We have put sensors
around the shipwreck such as oxygen

saturation measurement instruments.
So today we’ll be replacing them.
And there are pieces of wood,

metal and copper pieces
strewn around the second shipwreck.
So we’ll conduct an experiment
to see the rate of decay

under the ocean over a year’s time.
There are three levels.
Between the 2nd and 3rd level
you need to insert it this deep.
You can break through the wall.

And then press down.
- Plant it in the mud?

- Yes, that’s correct.
After discussing how

to carry out the operation,

the team of divers

enter the water to study the shipwreck.

One by one the team of investigators

dive into the sea.

Because Japan has little experience

in underwater archaeology,

Prof. Ikeda and his team

face many challenges.

The most important mission
today is to retrieve wood samples.
The team already

installed control samples of different woods.

They will try to study the rate of decay
of different woods in the ocean.
Their work is limited to mostly gathering data.
Akinobu Yanagida, Researcher / Nara National Research Institute for Cultural Properties
This layer is exposed to the ocean.
And the layer down here is very deep.
You see faster decay near the top.
And the decay rate is slower

as you go deeper down.
Depending on how deep the ship

is submerged...
Decay is slower in parts of the
boat that have sunk deeper into the mud.
The excavation of the Shinan

was a massive state undertaking.

During its eight years of salvage work,
it was carried out like a military mission.
The experience from salvaging the Shina
raised the Korea’s level of expertise in underwater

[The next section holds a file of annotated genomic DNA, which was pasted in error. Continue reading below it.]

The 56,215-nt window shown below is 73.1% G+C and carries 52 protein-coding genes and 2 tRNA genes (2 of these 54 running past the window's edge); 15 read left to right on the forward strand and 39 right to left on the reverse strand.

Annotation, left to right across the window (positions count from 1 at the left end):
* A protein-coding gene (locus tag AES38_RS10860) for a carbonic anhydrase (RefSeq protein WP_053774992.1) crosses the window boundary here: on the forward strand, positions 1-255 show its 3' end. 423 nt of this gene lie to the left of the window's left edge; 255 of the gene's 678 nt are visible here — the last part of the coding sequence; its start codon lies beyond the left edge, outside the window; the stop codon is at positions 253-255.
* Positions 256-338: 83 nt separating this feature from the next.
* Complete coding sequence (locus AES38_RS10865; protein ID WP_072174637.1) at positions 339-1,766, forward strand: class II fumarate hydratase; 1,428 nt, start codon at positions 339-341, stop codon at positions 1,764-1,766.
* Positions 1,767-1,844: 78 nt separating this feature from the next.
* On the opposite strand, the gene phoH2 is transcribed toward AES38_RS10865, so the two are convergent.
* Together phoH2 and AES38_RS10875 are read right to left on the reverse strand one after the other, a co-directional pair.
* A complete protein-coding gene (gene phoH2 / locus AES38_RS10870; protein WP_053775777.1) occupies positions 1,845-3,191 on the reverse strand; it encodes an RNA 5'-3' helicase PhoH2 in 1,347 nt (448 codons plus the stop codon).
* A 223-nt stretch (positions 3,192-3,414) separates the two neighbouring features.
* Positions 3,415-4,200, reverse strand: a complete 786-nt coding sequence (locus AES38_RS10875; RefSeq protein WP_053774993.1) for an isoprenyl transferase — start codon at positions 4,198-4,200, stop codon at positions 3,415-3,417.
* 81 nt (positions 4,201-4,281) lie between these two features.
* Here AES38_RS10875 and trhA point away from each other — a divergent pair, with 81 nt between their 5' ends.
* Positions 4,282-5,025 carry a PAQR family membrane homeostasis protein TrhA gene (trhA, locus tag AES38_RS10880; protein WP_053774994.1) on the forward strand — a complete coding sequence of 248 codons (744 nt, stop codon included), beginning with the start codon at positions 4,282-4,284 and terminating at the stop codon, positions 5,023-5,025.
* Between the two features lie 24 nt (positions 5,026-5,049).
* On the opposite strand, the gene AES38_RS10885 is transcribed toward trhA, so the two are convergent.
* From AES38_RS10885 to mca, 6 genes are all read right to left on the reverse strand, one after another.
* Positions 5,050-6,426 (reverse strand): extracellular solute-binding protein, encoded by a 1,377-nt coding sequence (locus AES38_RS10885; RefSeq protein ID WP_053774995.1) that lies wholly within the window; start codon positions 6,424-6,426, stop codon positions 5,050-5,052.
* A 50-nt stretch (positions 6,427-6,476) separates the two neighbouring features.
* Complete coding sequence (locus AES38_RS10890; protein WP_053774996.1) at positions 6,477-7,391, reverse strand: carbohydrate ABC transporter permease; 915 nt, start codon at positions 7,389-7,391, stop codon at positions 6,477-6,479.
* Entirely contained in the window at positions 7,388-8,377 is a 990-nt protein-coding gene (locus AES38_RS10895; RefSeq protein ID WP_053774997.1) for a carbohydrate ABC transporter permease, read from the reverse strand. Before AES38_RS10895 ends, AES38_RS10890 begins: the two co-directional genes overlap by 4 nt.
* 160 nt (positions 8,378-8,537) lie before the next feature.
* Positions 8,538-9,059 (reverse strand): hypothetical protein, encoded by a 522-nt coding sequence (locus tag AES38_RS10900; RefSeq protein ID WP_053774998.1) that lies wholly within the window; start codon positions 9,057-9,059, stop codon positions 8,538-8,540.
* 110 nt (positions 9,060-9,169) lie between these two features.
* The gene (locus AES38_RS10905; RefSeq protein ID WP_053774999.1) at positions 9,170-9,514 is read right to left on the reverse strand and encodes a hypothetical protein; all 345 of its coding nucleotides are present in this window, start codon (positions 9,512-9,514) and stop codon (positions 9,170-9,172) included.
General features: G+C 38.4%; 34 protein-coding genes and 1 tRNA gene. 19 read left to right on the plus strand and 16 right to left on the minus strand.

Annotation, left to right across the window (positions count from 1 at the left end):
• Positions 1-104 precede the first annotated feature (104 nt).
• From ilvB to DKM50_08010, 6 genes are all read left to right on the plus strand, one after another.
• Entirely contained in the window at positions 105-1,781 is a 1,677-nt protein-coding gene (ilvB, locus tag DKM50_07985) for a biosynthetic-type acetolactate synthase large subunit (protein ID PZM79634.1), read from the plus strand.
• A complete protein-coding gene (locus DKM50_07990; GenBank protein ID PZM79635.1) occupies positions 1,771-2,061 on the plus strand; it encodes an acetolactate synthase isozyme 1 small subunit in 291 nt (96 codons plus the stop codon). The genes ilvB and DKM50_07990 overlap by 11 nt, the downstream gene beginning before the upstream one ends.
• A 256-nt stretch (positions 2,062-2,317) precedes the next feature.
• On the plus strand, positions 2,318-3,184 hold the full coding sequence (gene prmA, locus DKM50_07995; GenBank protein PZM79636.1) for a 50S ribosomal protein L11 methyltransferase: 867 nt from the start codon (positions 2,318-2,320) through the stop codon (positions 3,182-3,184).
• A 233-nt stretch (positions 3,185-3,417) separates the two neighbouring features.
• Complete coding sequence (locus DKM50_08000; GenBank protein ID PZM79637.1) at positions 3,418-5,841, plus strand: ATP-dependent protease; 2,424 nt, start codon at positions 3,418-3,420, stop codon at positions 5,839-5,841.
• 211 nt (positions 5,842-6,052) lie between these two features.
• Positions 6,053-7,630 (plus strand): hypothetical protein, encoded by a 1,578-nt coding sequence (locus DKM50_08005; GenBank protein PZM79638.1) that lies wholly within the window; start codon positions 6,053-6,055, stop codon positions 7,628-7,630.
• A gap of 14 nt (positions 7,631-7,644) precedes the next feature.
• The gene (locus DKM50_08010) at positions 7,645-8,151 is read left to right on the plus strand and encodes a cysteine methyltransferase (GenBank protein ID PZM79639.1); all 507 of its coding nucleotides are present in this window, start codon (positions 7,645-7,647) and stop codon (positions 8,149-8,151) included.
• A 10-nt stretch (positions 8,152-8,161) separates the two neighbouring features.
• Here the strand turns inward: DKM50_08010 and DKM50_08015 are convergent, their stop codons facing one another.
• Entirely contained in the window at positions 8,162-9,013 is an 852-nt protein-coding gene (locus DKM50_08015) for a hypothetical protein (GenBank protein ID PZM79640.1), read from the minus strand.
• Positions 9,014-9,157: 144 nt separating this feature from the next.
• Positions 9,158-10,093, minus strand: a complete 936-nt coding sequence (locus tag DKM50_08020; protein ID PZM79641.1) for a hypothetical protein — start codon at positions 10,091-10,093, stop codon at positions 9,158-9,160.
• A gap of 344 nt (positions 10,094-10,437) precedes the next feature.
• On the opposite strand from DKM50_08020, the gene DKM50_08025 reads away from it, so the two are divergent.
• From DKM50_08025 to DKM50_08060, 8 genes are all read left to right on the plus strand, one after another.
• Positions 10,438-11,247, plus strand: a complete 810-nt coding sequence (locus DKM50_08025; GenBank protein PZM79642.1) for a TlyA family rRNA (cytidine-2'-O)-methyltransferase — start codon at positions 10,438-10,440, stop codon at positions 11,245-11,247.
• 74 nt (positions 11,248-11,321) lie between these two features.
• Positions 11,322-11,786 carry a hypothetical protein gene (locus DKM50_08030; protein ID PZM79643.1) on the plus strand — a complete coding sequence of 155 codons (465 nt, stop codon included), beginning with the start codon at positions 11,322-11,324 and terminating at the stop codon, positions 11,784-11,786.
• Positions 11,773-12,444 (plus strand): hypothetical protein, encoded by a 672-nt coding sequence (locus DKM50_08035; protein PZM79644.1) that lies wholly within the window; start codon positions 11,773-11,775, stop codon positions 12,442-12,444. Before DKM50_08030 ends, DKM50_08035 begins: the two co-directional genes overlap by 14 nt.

archaeology to world-class levels.

On the other hand, Japan is at the

beginning stage of underwater archaeology.

Prof. Ikeda is envious of South Korea’s

experience in underwater archaeology.

Prof. Ikeda Yoshifumi / University of the Ryukyus
It’s hard to say we that have any

salvage plans in the future.
But it’s not likely that leaving
the shipwreck in the sea will keep

it well preserved.
If the test results turn out promising we

might be able to keep it well preserved in the sea.
If possible, I would like to salvage the shipwreck

like the way South Korea does
and have it exhibited in a museum where

we can then preserve it.
Prof. Ikeda is at the forefront

of underwater archaeology in Japan.

He also dreams of a great discovery like

the finding of the Shinan shipwreck.

When will his dream come true?
National Research Institute of Maritime Cultural Heritage / Mokpo, Jeollanam-do
The Shinan shipwreck was

Korea’s first underwater salvage project.

The last stage of the excavation

was bringing up the whole ship onto land.

A total of 720 wooden pieces

were recovered.

It took 28 years since the wreck

was first discovered to restore the ship.

Removing the salt from the wood and treating

it to keep it well-preserved took 18 years.

After another eight years of

reconstructing the parts,

the ship was finally restored.